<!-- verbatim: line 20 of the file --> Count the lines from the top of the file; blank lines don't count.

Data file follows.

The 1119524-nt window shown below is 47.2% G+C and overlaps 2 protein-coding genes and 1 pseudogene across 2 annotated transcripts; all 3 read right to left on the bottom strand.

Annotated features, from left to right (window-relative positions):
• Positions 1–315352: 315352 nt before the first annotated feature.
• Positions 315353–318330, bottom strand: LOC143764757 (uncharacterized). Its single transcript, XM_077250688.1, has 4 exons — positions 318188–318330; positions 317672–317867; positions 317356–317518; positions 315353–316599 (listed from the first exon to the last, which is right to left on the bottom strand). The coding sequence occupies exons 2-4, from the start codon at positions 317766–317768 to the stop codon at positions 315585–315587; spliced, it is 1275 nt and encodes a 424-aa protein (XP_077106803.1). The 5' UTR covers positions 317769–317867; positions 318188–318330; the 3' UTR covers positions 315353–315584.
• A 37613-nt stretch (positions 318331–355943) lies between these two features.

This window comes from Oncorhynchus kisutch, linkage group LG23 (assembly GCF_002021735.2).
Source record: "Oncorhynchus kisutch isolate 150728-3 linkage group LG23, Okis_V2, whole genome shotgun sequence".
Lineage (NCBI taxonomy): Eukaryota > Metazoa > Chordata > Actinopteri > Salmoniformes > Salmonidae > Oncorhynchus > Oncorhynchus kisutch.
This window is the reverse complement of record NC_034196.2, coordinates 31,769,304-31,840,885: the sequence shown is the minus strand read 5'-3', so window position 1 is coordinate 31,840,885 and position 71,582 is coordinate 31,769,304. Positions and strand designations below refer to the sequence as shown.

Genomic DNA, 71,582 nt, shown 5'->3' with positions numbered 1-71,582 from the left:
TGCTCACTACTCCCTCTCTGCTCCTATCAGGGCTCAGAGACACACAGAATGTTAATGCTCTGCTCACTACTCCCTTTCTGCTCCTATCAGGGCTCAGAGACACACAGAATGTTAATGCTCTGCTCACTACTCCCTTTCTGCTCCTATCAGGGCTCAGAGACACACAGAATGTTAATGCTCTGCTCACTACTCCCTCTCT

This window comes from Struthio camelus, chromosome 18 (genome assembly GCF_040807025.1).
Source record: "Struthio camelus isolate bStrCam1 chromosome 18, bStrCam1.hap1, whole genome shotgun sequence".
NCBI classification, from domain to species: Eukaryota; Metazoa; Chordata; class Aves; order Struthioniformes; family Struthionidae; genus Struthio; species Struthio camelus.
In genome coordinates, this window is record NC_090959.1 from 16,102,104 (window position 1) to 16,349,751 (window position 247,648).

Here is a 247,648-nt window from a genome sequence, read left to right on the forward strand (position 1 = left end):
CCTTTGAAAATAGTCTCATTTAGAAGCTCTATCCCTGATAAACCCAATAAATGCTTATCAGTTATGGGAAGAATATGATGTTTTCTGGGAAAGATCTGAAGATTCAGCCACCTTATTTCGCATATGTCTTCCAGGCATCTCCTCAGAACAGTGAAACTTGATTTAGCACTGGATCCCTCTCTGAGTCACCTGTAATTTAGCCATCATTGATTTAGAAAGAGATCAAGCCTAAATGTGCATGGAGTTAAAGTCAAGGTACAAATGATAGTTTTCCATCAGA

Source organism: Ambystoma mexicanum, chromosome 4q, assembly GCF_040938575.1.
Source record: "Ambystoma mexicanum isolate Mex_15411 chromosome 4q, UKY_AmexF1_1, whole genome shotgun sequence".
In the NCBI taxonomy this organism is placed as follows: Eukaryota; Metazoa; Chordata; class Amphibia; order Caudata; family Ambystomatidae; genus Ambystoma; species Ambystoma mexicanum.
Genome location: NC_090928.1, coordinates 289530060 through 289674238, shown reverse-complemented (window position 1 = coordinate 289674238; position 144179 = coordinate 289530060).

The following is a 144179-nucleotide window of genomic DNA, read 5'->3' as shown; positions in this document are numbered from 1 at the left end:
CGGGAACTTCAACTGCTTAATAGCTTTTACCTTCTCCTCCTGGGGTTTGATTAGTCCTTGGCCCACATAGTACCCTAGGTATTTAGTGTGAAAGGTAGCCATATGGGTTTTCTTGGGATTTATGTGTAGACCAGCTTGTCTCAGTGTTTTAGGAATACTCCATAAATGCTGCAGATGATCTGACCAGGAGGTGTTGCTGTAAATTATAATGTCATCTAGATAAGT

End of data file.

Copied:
In the NCBI taxonomy this organism is placed as follows: Eukaryota; Metazoa; Chordata; class Amphibia; order Caudata; family Ambystomatidae; genus Ambystoma; species Ambystoma mexicanum.